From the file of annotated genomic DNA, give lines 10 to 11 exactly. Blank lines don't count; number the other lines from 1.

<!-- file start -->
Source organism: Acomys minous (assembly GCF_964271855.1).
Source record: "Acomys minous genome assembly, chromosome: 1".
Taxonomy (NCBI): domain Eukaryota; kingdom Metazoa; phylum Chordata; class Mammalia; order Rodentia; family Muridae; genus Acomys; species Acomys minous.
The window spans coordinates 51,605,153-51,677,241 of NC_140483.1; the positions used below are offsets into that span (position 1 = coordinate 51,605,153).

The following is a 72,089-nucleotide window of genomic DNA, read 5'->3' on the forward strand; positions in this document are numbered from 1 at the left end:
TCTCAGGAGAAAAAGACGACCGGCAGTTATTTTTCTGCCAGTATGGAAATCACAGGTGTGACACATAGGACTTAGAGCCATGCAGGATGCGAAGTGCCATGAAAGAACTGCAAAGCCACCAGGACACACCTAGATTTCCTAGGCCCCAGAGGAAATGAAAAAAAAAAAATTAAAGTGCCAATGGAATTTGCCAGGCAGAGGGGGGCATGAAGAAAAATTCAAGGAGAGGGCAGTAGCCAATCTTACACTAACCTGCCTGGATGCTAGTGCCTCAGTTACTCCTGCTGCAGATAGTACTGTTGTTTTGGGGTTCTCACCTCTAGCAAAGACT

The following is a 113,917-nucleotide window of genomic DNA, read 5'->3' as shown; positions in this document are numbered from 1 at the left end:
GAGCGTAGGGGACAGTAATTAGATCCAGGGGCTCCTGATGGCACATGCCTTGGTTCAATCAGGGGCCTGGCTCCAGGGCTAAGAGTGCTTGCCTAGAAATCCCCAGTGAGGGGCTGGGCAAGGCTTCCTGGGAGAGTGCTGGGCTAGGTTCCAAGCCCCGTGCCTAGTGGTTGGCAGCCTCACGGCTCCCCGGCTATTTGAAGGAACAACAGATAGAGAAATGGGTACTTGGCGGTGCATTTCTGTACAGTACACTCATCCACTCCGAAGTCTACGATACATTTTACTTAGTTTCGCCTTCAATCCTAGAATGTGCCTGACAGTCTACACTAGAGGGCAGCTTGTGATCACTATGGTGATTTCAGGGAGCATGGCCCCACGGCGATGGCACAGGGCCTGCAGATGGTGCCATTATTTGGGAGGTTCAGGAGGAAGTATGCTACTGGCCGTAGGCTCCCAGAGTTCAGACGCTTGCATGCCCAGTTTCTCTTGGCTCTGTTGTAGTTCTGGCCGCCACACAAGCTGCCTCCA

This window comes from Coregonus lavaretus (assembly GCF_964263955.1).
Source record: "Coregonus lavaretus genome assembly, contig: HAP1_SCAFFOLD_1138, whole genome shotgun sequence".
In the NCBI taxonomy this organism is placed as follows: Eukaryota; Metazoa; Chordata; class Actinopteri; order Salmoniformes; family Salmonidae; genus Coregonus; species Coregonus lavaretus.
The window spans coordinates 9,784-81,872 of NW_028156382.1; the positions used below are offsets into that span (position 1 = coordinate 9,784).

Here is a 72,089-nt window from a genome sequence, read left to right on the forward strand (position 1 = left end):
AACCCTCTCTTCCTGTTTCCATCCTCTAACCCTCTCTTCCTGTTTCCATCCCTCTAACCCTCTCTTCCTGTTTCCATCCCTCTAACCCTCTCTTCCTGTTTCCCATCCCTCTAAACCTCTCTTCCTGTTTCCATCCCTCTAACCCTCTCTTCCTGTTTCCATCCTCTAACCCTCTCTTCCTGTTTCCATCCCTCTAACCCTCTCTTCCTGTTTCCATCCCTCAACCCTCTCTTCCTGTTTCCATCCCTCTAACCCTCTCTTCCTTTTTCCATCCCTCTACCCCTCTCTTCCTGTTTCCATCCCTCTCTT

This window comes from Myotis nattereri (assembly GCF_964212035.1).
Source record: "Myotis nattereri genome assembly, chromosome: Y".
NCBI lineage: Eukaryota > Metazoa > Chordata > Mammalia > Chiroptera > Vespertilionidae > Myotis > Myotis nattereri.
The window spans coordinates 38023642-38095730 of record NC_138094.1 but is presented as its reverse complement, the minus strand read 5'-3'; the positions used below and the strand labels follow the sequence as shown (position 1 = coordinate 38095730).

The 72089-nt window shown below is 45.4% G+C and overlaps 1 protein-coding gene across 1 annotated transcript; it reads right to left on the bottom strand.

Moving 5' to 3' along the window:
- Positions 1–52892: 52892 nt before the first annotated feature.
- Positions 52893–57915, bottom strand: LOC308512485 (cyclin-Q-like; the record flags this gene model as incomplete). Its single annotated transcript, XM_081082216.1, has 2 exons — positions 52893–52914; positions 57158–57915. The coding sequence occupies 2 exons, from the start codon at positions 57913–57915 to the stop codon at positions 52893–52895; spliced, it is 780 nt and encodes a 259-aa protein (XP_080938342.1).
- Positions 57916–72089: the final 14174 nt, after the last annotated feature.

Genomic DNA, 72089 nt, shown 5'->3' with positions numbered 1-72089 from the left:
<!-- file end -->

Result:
Source record: "Coregonus lavaretus genome assembly, contig: HAP1_SCAFFOLD_1138, whole genome shotgun sequence".
In the NCBI taxonomy this organism is placed as follows: Eukaryota; Metazoa; Chordata; class Actinopteri; order Salmoniformes; family Salmonidae; genus Coregonus; species Coregonus lavaretus.